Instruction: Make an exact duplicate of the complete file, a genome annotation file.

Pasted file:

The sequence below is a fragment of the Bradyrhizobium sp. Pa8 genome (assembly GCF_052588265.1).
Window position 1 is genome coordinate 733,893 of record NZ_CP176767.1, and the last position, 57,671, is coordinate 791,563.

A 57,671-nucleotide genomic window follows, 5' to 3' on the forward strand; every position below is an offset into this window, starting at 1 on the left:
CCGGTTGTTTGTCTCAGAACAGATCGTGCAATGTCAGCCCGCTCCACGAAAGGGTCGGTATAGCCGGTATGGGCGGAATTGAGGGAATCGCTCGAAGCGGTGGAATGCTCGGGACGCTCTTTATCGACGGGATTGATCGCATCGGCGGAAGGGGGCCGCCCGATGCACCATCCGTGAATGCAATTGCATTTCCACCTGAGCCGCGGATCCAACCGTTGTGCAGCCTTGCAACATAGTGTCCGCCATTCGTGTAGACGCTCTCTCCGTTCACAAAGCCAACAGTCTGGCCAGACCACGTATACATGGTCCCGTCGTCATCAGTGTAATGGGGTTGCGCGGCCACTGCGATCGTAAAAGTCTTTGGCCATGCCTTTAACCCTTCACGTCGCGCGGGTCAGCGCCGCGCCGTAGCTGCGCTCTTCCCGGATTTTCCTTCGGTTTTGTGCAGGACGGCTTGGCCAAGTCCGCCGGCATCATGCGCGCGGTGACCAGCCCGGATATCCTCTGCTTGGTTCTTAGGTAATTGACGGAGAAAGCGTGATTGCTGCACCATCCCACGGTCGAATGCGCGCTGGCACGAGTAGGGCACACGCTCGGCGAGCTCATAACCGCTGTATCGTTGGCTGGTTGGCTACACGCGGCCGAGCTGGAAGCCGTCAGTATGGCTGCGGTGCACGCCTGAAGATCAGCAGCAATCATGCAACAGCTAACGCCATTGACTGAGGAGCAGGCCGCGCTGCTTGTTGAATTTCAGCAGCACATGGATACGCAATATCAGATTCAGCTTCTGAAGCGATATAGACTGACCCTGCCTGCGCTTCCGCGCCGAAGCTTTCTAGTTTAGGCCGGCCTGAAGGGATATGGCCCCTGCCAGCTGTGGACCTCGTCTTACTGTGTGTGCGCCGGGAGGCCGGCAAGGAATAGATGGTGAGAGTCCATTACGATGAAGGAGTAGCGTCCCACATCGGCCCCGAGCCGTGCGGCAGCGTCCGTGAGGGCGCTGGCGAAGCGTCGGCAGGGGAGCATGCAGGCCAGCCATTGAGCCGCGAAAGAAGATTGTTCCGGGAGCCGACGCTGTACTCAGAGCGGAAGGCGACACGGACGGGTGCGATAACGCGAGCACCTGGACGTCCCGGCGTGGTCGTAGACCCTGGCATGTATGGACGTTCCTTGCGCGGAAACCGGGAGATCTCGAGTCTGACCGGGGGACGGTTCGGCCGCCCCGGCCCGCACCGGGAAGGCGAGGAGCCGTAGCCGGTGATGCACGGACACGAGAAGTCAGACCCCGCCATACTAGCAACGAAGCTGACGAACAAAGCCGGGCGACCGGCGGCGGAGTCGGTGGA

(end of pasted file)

The sequence below is a fragment of the Bradyrhizobium sp. Pa8 genome (assembly GCF_052588265.1).
Window position 1 is genome coordinate 733,893 of record NZ_CP176767.1, and the last position, 57,671, is coordinate 791,563.

A 57,671-nucleotide genomic window follows, 5' to 3' on the forward strand; every position below is an offset into this window, starting at 1 on the left:
CCGGTTGTTTGTCTCAGAACAGATCGTGCAATGTCAGCCCGCTCCACGAAAGGGTCGGTATAGCCGGTATGGGCGGAATTGAGGGAATCGCTCGAAGCGGTGGAATGCTCGGGACGCTCTTTATCGACGGGATTGATCGCATCGGCGGAAGGGGGCCGCCCGATGCACCATCCGTGAATGCAATTGCATTTCCACCTGAGCCGCGGATCCAACCGTTGTGCAGCCTTGCAACATAGTGTCCGCCATTCGTGTAGACGCTCTCTCCGTTCACAAAGCCAACAGTCTGGCCAGACCACGTATACATGGTCCCGTCGTCATCAGTGTAATGGGGTTGCGCGGCCACTGCGATCGTAAAAGTCTTTGGCCATGCCTTTAACCCTTCACGTCGCGCGGGTCAGCGCCGCGCCGTAGCTGCGCTCTTCCCGGATTTTCCTTCGGTTTTGTGCAGGACGGCTTGGCCAAGTCCGCCGGCATCATGCGCGCGGTGACCAGCCCGGATATCCTCTGCTTGGTTCTTAGGTAATTGACGGAGAAAGCGTGATTGCTGCACCATCCCACGGTCGAATGCGCGCTGGCACGAGTAGGGCACACGCTCGGCGAGCTCATAACCGCTGTATCGTTGGCTGGTTGGCTACACGCGGCCGAGCTGGAAGCCGTCAGTATGGCTGCGGTGCACGCCTGAAGATCAGCAGCAATCATGCAACAGCTAACGCCATTGACTGAGGAGCAGGCCGCGCTGCTTGTTGAATTTCAGCAGCACATGGATACGCAATATCAGATTCAGCTTCTGAAGCGATATAGACTGACCCTGCCTGCGCTTCCGCGCCGAAGCTTTCTAGTTTAGGCCGGCCTGAAGGGATATGGCCCCTGCCAGCTGTGGACCTCGTCTTACTGTGTGTGCGCCGGGAGGCCGGCAAGGAATAGATGGTGAGAGTCCATTACGATGAAGGAGTAGCGTCCCACATCGGCCCCGAGCCGTGCGGCAGCGTCCGTGAGGGCGCTGGCGAAGCGTCGGCAGGGGAGCATGCAGGCCAGCCATTGAGCCGCGAAAGAAGATTGTTCCGGGAGCCGACGCTGTACTCAGAGCGGAAGGCGACACGGACGGGTGCGATAACGCGAGCACCTGGACGTCCCGGCGTGGTCGTAGACCCTGGCATGTATGGACGTTCCTTGCGCGGAAACCGGGAGATCTCGAGTCTGACCGGGGGACGGTTCGGCCGCCCCGGCCCGCACCGGGAAGGCGAGGAGCCGTAGCCGGTGATGCACGGACACGAGAAGTCAGACCCCGCCATACTAGCAACGAAGCTGACGAACAAAGCCGGGCGACCGGCGGCGGAGTCGGTGGA